Calcium-calpain Dependent Pathways Regulate Vesiculation in Malignant Breast Cells
[ Vol. 17 , Issue. 5 ]
Jack Taylor, Ritu Jaiswal and Mary BebawyPages 486-494 (9)
Background: Multidrug resistance in cancer (MDR) occurs when tumours become crossresistant to a range of different anticancer agents. One mechanism by which MDR can be acquired is through cell to cell communication pathways. Membrane-derived microparticles (MPs) are emerging as important signaling molecules in this process. MPs are released from most eukaryotic cells and transfer functional proteins and nucleic acids to recipient cells conferring deleterious traits within the cancer cell population including MDR, metastasis, and angiogenesis. MP formation is known to be dependent on calpain, an intracellular cysteine protease which acts to cleave the cytoskeleton underlying the plasma membrane, resulting in cellular surface blebbing
Objective: To establish the role of calpain in vesiculation in malignant and non-malignant cells by 1) comparing membrane vesiculation at rest and following the release of intracellular calcium, and 2) comparing vesiculation in the presence and absence of calpain inhibitor II (ALLM).
Method: This study examines the differences in vesiculation between malignant and non-malignant cells using high-resolution Atomic Force Microscopy (AFM). HBEC, MBE-F, MCF-7, and MCF- 7/Dx cells were analysed at rest and following treatment with calcium ionophore A23187 for 18 hours. Vesiculation of calcium activated and resting malignant and non-malignant cells was also assessed after 18 hour treatment of calpain inhibitor II (ALLM).
Results: We demonstrate that malignant MCF-7 and MCF-7/Dx cells have an intrinsically higher degree of vesiculation at rest when compared to non-malignant human brain endothelial cells (HBEC) and human mammary epithelial cells (MBE-F). Cellular activation with the calcium ionophore A23187 resulted in an increase in vesiculation in all cell types. We show that calpain-mediated MP biogenesis is the dominant pathway at rest in malignant cells as vesiculation was shown to be inhibited with calpain inhibitor II (ALLM).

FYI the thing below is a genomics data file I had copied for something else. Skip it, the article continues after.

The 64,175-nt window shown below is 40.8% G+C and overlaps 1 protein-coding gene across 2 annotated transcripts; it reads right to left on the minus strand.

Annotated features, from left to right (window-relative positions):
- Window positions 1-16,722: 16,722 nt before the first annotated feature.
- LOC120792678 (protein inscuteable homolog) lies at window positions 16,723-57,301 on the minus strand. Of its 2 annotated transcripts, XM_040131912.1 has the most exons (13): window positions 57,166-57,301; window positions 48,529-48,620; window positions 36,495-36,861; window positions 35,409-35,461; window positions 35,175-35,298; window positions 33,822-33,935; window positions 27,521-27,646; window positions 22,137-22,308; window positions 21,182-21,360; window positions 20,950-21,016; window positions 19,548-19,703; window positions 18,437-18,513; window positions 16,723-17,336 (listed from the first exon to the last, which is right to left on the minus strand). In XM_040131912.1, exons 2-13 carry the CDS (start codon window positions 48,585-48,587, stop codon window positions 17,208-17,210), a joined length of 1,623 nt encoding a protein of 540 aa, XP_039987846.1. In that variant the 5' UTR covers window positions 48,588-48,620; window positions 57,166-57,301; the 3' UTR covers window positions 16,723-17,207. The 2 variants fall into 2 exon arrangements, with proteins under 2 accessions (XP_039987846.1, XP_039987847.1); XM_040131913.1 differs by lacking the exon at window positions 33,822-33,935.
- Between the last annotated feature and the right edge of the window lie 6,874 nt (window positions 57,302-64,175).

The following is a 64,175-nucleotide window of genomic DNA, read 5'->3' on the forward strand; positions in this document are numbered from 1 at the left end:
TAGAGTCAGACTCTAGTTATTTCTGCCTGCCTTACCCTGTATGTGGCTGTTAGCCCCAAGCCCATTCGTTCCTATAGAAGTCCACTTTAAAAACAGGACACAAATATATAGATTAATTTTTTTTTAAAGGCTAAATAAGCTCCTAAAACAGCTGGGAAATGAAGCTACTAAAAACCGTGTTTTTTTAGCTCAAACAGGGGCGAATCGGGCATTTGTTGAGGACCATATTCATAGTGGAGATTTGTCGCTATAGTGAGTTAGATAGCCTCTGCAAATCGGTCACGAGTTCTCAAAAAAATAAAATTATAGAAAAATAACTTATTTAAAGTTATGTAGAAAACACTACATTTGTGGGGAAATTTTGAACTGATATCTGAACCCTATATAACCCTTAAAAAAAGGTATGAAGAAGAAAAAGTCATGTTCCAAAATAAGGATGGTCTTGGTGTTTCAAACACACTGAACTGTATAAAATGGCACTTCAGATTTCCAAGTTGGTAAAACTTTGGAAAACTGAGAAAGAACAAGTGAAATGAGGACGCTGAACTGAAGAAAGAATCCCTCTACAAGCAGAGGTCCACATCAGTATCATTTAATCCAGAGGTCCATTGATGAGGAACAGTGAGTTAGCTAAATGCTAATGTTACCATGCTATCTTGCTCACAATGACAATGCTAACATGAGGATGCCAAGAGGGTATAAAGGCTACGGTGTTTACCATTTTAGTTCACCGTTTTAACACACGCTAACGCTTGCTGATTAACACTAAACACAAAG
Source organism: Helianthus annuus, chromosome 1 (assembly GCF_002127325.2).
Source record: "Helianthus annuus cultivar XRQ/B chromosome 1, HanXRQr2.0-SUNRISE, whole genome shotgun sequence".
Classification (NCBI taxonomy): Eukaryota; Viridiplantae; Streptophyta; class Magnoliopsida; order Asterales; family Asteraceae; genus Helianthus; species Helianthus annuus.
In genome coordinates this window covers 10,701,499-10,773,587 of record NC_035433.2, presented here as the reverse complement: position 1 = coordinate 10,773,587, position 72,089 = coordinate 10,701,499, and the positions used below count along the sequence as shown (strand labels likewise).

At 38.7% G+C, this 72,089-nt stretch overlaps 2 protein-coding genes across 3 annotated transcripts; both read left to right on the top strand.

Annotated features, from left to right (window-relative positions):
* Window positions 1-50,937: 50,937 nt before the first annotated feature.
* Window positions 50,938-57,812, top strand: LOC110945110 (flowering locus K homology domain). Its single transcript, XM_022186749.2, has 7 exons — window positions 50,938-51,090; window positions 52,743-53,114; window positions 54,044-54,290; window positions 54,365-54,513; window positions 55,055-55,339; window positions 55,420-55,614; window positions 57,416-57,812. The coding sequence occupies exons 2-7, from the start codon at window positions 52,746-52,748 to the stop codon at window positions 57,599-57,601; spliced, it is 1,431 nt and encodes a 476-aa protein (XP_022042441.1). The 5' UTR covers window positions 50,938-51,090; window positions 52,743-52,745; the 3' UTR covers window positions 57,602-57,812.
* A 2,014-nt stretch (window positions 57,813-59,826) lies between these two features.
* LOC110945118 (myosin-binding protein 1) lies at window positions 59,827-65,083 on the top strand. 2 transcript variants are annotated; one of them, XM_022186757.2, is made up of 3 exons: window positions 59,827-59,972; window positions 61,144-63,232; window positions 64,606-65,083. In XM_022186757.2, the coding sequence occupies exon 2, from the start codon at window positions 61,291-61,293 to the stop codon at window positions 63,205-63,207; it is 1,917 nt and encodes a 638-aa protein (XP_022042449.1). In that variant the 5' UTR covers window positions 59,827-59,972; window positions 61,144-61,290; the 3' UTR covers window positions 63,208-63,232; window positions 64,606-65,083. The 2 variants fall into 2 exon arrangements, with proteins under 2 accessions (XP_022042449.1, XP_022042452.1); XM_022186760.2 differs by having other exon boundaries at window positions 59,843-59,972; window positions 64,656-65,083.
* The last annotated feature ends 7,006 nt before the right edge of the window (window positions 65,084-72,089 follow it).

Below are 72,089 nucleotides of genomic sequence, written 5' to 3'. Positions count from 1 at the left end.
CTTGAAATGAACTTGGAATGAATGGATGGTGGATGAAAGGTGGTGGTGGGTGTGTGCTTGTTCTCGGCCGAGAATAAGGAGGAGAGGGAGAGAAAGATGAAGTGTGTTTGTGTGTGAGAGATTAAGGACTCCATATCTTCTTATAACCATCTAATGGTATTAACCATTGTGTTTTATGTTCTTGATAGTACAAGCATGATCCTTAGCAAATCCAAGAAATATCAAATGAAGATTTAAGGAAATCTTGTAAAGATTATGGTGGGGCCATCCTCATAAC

Conclusion: These results suggest that differences in the biogenic pathways exist in malignant and non-malignant cells and have important implications in defining novel strategies to selectively target malignant cells for the circumvention of deleterious traits acquired through intercellular exchange of extracellular vesicles.
Atomic force microscopy, breast cancer, calcium, calpain, extracellular vesicles, microparticles, multidrug resistance, vesiculation.
Discipline of Pharmacy, Graduate School of Health, The University of Technology Sydney, NSW, Discipline of Pharmacy, Graduate School of Health, The University of Technology Sydney, NSW, Discipline of Pharmacy, Graduate School of Health, The University of Technology Sydney, P.O. Box: 123 Broadway, NSW 2007
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